The original character of the ancient monastic troglodyte habitats is still visible. The monastic architecture and the agricultural habitats of the Valley have not yet been modified or altered by substitution interventions. In addition, they have not been hampered by activities incompatible with the spirit of the place. Over time, some sites have lost certain of their characteristic elements such as frescoes or structures. The global authenticity of the Christian vestiges is consequently vulnerable. The Forest of the Cedars of God has maintained its authenticity as related to the survival of its trees.
Protection and management requirements (2009)
The Qadisha Holy Valley is protected by Ministerial Orders 13/1995 and 60/1997 enacted by the Ministry of Culture, by Order 151/95 enacted by the Ministry of the Environment, and by the Antiquities Law 166/1933. A new town and building plan has been approved. Currently, the Directorate General of Antiquities (DGA) and the Ministry of the Environment are the official responsible organisms of the property. The COSAQ, the body comprising the land owners (Maronite Patriarchate, religious orders etc.), the regional municipalities and private associations, take care of the management of the property. Two coordination commissions, administrative and scientific, should be created to assist in the management of the property and this included in the framework of the management plan submitted to the World Heritage Centre at the time of inscription. This management plan was updated in 2007-2008. The creation of a Regional Park and the development of a detailed management plan to ensure the integrity and authenticity of the property is recommended by the World Heritage Committee. A programme of interventions will enable, among others, the implementation of work on the built heritage, improvement of the road network and that concerned with excursions, strengthen security and control in the Valley, support ecological tourism and biological agriculture, written studies and creation of databases.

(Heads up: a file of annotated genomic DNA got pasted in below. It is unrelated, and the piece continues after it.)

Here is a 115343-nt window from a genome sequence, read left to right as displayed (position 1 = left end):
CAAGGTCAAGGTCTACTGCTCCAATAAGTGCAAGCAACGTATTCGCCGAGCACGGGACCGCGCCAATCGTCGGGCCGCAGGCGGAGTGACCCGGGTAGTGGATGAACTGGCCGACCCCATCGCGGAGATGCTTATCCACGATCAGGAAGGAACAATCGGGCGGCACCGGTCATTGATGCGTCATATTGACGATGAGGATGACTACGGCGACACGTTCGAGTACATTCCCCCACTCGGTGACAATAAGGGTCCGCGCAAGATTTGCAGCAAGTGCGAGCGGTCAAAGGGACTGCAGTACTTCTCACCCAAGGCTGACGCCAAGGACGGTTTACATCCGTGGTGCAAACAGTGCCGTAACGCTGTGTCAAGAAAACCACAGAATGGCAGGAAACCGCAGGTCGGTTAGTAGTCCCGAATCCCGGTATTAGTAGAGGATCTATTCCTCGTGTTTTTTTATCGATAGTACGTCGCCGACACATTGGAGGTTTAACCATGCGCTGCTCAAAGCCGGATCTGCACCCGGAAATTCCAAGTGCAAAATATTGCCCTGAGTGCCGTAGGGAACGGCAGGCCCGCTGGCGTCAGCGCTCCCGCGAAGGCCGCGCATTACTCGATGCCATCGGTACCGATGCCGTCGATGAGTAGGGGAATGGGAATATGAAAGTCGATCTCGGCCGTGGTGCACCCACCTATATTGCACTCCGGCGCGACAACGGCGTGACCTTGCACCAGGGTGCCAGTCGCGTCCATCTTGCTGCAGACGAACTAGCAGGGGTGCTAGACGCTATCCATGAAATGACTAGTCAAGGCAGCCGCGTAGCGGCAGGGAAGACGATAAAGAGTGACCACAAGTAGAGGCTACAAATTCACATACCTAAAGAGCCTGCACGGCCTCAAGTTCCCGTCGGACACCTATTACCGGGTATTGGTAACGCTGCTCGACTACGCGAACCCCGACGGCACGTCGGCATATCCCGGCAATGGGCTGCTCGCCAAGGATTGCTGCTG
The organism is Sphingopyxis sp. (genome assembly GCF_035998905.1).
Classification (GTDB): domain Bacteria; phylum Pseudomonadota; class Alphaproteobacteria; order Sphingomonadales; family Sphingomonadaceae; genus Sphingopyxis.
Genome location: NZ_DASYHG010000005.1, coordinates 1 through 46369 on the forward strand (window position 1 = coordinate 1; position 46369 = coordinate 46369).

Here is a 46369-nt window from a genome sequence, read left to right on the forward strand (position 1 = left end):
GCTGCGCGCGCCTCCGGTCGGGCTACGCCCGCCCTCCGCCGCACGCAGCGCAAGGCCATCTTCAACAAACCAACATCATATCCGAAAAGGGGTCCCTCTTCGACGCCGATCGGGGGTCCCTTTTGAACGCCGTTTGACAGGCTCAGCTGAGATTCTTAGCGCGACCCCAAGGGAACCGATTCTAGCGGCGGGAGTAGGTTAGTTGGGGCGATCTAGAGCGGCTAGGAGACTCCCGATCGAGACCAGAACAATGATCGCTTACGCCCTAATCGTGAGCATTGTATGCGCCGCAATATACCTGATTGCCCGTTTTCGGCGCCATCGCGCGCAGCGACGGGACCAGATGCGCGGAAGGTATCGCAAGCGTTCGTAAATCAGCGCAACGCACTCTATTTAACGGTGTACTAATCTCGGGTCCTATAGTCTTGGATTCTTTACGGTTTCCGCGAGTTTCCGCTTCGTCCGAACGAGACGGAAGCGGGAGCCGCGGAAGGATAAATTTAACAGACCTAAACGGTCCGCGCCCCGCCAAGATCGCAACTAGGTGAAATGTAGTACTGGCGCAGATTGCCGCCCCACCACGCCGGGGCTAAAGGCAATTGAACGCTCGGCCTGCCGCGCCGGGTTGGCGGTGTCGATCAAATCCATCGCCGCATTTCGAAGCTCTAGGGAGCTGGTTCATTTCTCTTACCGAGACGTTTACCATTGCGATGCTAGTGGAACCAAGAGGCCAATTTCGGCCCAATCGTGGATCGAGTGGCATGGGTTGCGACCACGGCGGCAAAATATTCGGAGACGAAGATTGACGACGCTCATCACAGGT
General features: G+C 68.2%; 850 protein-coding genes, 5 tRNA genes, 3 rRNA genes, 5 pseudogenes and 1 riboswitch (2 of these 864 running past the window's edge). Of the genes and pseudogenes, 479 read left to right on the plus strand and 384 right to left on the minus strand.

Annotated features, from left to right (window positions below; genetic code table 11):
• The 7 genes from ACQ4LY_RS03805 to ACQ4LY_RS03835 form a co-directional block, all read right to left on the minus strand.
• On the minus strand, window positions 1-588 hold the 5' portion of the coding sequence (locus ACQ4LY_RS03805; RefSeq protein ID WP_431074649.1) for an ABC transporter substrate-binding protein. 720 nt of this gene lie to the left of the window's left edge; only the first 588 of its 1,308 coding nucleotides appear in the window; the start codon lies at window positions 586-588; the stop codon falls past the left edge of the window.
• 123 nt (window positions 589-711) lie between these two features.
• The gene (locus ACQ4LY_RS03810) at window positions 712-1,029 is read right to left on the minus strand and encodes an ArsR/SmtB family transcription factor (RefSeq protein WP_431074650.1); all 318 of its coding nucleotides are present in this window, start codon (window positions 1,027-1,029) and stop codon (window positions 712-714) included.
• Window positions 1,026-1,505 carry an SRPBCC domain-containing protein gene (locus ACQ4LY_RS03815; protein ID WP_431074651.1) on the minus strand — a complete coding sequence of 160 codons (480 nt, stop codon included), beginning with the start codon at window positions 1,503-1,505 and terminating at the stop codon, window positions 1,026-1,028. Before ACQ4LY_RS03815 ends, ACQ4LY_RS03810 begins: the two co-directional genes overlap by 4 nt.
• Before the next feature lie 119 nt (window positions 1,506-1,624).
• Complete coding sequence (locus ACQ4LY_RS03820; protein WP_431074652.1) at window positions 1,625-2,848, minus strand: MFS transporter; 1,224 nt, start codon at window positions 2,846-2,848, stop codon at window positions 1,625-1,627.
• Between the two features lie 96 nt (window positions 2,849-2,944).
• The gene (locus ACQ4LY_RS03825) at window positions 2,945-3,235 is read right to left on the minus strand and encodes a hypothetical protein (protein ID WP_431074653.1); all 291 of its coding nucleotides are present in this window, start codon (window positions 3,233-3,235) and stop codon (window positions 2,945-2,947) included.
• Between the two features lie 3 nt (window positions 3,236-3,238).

The area of the Cedars is considered a national natural site and is subject to the following protection texts: Law 8/7/1939 concerning landscapes and natural sites in Lebanon; Decree NI434 of 28/3/1942 that indicates the geographical boundaries and standards of the Cedar Region; Decree K/836 of 9/1/1950 concerning the organization and development of the Cedar Region; Decree 52 of 7/11/2005 concerning the organization and development of the Cedar Region; Decree Law 558 of 24/7/1996 concerning the protection of the forest of Lebanon under the aegis of the Ministry of Agriculture. The protection of this site is ensured by the joint action of the Maronite Patriarchate, the Municipality of Bcharré, the Lebanese army and the Committee of the Friends of the Cedar Forest. The Ministry of Agriculture and the DGA are the official managers responsible of the property. The Committee of the Friends of the Cedar Forest manages the Forest in accordance with an Action Plan. Some protection measures must be envisaged, notably to clear the areas around the Forest and the removal to a more appropriate area of the souvenir kiosks. A continuous ecological recording is indispensable to ensure monitoring and control.